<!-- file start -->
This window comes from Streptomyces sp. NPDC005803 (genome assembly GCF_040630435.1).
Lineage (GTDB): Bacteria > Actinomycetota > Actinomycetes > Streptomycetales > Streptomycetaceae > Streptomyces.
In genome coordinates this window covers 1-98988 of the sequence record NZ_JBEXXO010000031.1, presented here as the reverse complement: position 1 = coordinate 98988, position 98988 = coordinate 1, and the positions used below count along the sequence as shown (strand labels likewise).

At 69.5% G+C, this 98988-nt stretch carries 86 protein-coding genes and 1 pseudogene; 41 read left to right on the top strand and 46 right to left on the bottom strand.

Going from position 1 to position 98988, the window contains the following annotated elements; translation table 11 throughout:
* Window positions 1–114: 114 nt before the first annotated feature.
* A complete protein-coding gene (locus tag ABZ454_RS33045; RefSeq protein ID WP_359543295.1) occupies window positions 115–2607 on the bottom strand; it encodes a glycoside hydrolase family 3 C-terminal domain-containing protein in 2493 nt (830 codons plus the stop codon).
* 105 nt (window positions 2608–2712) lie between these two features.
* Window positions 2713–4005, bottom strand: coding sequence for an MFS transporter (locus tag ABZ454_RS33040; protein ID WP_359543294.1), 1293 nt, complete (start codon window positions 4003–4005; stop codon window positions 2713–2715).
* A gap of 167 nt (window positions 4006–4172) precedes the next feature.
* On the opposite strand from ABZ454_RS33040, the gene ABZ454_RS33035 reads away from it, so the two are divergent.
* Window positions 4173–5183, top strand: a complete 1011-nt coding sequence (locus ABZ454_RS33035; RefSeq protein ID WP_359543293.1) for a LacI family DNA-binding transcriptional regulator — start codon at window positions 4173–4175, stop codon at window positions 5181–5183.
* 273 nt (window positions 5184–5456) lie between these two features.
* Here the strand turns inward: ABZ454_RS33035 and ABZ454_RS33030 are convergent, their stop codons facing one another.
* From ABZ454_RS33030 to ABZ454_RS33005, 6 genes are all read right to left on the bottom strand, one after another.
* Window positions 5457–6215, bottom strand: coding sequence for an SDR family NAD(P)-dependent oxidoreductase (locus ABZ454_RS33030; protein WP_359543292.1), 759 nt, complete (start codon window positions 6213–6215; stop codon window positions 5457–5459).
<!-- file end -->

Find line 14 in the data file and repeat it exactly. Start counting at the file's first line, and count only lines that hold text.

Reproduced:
* Here the strand turns inward: ABZ454_RS33035 and ABZ454_RS33030 are convergent, their stop codons facing one another.